Have We Improved Use of Medicines in Developing and Transitional Countries and Do We Know How to? Two Decades of Evidence
(2013; 9 pages)

Resumen

Objective: To assess progress in improving use of medicines in developing and transitional countries by reviewing empirical evidence, 1990–2009, concerning patterns of primary care medicine use and intervention effects.

Methods: We extracted data on medicines use, study setting, methodology and interventions from published and unpublished studies on primary care medicine use. We calculated the medians of six medicines use indicators by study year, country income level, geographic region, facility ownership and prescriber type. To estimate intervention impacts, we calculated greatest positive (GES) and median effect sizes (MES) from studies meeting accepted design criteria.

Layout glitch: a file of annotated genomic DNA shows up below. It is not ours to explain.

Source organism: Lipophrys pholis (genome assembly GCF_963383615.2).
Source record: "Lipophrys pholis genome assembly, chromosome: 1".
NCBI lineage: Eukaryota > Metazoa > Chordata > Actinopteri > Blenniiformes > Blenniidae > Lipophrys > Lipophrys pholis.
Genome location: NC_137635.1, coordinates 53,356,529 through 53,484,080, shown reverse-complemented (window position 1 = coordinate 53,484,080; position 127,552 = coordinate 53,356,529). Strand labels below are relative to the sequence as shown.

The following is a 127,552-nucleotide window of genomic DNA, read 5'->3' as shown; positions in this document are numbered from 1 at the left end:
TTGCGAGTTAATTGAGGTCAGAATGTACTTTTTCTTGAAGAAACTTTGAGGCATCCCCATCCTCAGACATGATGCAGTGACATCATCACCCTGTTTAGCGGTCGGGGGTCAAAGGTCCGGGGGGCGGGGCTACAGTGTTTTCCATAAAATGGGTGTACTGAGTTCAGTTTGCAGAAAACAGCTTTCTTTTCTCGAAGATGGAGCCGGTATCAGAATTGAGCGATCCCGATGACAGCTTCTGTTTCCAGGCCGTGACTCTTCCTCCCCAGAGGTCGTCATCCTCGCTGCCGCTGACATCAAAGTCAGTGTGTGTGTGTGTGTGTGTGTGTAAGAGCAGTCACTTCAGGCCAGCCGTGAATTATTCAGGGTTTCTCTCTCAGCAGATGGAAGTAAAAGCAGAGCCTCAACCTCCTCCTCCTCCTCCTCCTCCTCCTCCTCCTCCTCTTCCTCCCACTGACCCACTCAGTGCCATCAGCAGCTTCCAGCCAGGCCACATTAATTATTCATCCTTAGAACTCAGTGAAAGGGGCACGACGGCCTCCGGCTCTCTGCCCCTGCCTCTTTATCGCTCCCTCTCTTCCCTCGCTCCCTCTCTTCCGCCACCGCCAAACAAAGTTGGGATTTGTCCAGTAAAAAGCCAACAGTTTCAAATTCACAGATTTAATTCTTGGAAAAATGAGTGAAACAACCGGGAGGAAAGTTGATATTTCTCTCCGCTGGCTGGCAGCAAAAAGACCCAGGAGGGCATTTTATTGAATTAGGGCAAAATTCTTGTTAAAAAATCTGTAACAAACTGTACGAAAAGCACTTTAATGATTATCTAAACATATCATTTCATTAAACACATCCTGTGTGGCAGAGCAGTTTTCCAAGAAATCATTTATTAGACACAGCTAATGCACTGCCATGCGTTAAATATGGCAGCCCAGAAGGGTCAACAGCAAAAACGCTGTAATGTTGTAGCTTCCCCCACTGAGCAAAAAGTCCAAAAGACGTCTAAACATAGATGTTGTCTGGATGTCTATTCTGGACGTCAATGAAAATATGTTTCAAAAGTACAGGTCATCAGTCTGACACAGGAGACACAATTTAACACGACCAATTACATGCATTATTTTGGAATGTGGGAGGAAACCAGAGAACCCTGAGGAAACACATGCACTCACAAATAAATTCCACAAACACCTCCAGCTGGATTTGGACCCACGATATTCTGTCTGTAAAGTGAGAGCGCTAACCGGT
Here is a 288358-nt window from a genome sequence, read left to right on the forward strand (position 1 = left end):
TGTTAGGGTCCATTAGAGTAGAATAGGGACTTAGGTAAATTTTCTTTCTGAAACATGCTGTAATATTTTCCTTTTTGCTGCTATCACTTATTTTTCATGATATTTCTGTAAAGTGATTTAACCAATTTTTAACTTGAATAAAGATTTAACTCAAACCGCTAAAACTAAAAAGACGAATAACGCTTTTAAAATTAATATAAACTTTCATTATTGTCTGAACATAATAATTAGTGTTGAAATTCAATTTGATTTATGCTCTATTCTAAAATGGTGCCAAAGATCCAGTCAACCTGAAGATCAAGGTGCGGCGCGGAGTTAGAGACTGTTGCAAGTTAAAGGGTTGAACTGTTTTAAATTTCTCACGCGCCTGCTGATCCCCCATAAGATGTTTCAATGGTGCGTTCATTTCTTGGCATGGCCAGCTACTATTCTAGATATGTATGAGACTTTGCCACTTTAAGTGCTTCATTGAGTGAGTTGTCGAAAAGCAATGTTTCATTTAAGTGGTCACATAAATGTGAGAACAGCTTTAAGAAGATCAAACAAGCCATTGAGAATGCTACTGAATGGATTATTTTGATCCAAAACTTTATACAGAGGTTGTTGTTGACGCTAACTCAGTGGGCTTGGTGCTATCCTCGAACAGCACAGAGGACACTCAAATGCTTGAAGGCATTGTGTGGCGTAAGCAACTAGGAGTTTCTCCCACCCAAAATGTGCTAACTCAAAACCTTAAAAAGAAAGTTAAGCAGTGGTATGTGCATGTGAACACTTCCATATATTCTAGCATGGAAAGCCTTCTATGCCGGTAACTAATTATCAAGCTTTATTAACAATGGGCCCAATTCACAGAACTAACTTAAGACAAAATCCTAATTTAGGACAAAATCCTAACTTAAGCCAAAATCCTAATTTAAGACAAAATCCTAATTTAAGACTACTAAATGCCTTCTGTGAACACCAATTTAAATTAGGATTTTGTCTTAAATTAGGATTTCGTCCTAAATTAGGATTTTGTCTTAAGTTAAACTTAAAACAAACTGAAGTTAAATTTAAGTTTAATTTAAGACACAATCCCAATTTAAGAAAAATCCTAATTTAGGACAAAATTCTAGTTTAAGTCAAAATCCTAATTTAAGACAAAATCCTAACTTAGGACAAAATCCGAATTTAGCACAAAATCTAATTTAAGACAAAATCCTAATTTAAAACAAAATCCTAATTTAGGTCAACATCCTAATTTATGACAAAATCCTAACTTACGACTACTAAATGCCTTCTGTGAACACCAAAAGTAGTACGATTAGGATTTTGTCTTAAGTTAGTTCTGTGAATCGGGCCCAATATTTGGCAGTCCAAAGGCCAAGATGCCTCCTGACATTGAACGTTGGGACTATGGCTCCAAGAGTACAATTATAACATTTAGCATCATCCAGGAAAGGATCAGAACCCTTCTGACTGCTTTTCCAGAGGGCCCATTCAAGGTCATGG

Results: Our review comprises 900 studies conducted in 104 countries, reporting data on 1033 study groups from public (62%), and private (mostly for profit) facilities (26%), and households. The proportion of treatment according to standard treatment guidelines was 40% in public and <30% in private-for-profit sector facilities. Most indicators showed suboptimal use and little progress over time: Average number of medicines prescribed per patient increased from 2.1 to 2.8 and the percentage of patients receiving antibiotics from 45% to 54%. Of 405 (39%) studies reporting on interventions, 110 (27%) used adequate study design and were further analysed. Multicomponent interventions had larger effects than single component ones. Median GES was 40% for provider and consumer education with supervision, 17% for provider education alone and 8% for distribution of printed education materials alone. Median MES showed more modest improvements. conclusions Inappropriate medicine use remains a serious global problem.

 
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